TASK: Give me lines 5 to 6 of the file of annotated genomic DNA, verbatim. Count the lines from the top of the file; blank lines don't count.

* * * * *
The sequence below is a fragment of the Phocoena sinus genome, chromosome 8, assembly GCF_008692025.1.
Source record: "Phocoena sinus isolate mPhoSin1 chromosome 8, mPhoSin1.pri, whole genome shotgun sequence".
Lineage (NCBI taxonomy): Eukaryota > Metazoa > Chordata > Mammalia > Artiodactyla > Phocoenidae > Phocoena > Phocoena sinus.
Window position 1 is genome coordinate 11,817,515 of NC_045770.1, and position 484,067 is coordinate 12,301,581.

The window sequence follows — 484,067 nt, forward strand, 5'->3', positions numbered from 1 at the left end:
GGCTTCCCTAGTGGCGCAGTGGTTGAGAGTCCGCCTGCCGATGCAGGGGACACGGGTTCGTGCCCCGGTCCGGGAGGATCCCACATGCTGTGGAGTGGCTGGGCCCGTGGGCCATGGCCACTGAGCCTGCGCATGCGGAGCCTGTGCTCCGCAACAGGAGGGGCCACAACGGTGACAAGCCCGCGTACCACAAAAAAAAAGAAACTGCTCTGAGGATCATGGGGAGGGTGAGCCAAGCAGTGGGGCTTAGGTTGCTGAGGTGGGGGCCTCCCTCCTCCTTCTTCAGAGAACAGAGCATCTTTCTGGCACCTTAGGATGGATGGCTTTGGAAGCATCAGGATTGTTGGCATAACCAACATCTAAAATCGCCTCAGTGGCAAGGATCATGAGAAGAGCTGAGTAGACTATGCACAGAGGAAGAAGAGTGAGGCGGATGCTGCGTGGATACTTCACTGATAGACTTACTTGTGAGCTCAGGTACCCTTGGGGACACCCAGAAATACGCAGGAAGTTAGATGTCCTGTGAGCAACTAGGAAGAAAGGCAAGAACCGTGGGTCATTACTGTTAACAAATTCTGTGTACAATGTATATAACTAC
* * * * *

The window sequence follows — 484,067 nt, forward strand, 5'->3', positions numbered from 1 at the left end:
GGCTTCCCTAGTGGCGCAGTGGTTGAGAGTCCGCCTGCCGATGCAGGGGACACGGGTTCGTGCCCCGGTCCGGGAGGATCCCACATGCTGTGGAGTGGCTGGGCCCGTGGGCCATGGCCACTGAGCCTGCGCATGCGGAGCCTGTGCTCCGCAACAGGAGGGGCCACAACGGTGACAAGCCCGCGTACCACAAAAAAAAAGAAACTGCTCTGAGGATCATGGGGAGGGTGAGCCAAGCAGTGGGGCTTAGGTTGCTGAGGTGGGGGCCTCCCTCCTCCTTCTTCAGAGAACAGAGCATCTTTCTGGCACCTTAGGATGGATGGCTTTGGAAGCATCAGGATTGTTGGCATAACCAACATCTAAAATCGCCTCAGTGGCAAGGATCATGAGAAGAGCTGAGTAGACTATGCACAGAGGAAGAAGAGTGAGGCGGATGCTGCGTGGATACTTCACTGATAGACTTACTTGTGAGCTCAGGTACCCTTGGGGACACCCAGAAATACGCAGGAAGTTAGATGTCCTGTGAGCAACTAGGAAGAAAGGCAAGAACCGTGGGTCATTACTGTTAACAAATTCTGTGTACAATGTATATAACTAC